Monday, June 23, 2008

May 2008 CMHC Data for the Vancouver CMA

I've had a chance to review the CMHC data for the month of May 2008 and here are the numbers.

New Housing Units Started during May - 1,757 - developers are still starting lots of projects because of the big profit margins involved. Recently I heard that the net profit margin for a suburban condo project is in the 25% - 30% range. Think about that for a minute, after the developer pays for the land, labour, and materials they still make $75k to $150k per unit. Developers have a lot of room to negotiate as prices fall.

New Housing Units Completed during May - 1,696 - developers are still having trouble completing as many units as they are starting for various reasons, including labour shortages. I expect that this will change significantly by the end of the year as lots of infrastructure projects are completed, freeing up labour to complete housing units.

New Housing Units Under Construction during May - 26,316 - near record levels of construction activity. We hit the peak in March and I don't think we'll revisit that peak for 10+ years now.

Completed and Unabsorbed new units during May - 1,422 - this is up nearly 30% from May 2007 but far from the high levels witnessed during the 90s real estate bust. Look for this number to increase dramatically as more housing is completed.

Update: Prices are correlated to supply as shown in this graph. Starts drop off at the same time as prices fall. Completions begin to outstrip starts as the correction happens.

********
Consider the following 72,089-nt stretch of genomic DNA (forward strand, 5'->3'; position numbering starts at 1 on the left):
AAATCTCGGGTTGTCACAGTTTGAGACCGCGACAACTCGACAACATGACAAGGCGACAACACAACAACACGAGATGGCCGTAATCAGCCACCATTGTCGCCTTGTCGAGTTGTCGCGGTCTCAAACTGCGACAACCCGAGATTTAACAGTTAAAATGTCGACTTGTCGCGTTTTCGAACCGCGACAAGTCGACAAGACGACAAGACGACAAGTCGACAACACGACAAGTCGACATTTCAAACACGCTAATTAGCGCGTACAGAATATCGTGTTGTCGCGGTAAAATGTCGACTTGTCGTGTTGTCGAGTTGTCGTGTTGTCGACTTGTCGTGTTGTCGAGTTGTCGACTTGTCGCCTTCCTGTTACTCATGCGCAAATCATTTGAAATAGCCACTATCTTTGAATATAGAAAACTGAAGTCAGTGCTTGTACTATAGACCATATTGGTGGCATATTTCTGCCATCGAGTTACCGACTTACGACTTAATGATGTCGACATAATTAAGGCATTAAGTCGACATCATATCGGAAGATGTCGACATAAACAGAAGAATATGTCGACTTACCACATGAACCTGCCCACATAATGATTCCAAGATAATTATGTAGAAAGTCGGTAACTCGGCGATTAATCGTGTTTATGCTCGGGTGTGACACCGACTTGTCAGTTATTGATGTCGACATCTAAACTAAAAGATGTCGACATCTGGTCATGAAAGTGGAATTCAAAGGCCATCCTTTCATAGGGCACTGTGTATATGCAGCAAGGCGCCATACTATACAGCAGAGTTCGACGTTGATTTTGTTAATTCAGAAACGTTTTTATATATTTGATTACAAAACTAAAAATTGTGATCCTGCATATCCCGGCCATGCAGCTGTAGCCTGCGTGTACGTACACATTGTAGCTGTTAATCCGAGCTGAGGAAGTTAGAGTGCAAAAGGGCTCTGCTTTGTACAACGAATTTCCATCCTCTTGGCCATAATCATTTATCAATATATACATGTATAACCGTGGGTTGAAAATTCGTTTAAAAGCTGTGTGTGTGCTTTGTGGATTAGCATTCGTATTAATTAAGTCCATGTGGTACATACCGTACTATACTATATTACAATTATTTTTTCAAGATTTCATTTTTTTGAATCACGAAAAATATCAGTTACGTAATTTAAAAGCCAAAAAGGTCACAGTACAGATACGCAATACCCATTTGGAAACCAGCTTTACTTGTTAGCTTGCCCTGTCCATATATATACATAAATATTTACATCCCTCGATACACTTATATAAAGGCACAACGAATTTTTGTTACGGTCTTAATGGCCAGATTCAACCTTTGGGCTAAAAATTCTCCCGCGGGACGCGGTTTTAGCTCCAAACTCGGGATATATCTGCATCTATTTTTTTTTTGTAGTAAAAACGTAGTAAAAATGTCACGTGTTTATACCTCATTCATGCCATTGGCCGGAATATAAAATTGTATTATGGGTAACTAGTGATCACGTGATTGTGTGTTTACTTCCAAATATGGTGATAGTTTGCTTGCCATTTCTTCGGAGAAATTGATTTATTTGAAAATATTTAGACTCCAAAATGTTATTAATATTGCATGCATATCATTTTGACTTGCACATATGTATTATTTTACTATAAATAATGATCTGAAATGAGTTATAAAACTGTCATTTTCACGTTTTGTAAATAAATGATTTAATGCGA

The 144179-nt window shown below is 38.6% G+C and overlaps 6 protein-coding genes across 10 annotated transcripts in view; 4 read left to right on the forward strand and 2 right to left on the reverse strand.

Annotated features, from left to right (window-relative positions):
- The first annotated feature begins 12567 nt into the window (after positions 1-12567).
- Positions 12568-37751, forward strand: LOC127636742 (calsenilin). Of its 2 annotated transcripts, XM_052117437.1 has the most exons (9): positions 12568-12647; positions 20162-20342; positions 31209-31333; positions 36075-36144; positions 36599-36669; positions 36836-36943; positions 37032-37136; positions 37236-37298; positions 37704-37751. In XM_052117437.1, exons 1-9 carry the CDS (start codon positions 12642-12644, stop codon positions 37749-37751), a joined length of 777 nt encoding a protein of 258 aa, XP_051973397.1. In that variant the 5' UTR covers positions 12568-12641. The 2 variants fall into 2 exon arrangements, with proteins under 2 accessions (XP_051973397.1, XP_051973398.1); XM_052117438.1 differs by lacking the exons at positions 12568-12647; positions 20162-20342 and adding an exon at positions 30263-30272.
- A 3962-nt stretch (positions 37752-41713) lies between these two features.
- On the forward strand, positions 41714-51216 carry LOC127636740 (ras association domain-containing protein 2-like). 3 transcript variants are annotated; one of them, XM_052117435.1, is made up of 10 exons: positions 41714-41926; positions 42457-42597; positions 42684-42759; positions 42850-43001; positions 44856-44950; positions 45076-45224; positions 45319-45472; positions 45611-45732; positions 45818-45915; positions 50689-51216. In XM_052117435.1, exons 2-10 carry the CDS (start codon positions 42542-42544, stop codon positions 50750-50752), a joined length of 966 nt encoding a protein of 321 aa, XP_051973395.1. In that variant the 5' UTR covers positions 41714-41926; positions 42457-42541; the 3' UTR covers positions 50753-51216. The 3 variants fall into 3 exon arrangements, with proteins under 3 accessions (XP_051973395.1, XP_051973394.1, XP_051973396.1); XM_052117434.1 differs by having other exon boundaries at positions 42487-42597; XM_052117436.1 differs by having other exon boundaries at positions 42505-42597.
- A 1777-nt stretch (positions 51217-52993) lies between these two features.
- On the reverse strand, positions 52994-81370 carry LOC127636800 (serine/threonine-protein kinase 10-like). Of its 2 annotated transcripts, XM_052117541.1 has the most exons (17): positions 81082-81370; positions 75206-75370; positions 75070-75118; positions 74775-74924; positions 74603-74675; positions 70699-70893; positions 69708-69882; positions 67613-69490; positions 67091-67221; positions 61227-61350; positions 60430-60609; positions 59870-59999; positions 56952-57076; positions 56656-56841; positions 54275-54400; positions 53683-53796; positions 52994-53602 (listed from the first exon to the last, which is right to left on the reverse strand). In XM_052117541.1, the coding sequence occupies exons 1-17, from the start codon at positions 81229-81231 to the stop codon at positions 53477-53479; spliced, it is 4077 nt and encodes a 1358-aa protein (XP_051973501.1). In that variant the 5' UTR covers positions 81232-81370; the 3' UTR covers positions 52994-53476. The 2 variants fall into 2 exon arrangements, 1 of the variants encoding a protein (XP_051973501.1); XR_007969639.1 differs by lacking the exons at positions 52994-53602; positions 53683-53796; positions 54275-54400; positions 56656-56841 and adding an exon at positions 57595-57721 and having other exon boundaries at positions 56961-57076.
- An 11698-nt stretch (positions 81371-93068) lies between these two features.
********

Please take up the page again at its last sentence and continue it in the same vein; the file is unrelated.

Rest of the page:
Montery said...

You know what would be interesting? To overlay this graph with the nominal/real price history during the same period.

I'd like to see what (if any) correlation exists between build rate , completions and price.


mohican said...

montery - done!

I did that chart a while ago but haven't posted it for a while.

Prices and housing supply are most certainly correlated and we have a record amount of supply coming up to be completed in the next 18 months. Just look at the number of units under construction.

Anonymous said...

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berto xxx

Jade East said...

The overlay makes me think of the paper that Shiller wrote about market peaks.

"Analysis of past booms seems to indicate that investors in both the stock market
and the housing market seem often not to understand the supply response to price
increases. These are normal intelligent people, why would they repeatedly make the same
mistake again and again? There seems to be what I will call a uniqueness bias, a tendency
for investors to overestimate how unique an investment they favor is, failing to take
account of the inevitable supply response to high prices."

Ryan said...

I suspect that the "completed and unabsorbed" number is worthless, because a lot of the "absorbing" of new condos is speculators buying units to sell later. As soon as prices are noticeably declining, those units will come back on the market.

And even if they're not listed for sale now, they're still empty units that the owner intends to sell at some point. It reminds me of all the "off book" assets in the ABCP and CDO debacle that Mish writes about. They don't show up in the stats now, but at some point the chickens will come home to roost. Just like ABCP, the owners will be forced to put those units on the books when the market value is lower than the "book value" (mortgage amount) and falling.

joycer said...

Good point Ryan, I believe the same thing. For the last 5 years, flipping condo assignments has been like printing money. As I recall, there were almost 20,000 empty condos in Vancouver according to BC Hydro. I believe the Bosa brothers project in White Rock was put on hold because after the first few towers were built, there were so many people who tried to flip their condo, they couldn't sell enough of the other towers to justify starting construction. I would bet that inventory surpassed 19,000 listings today. According to Paul, yesterday there were 18,970 listings.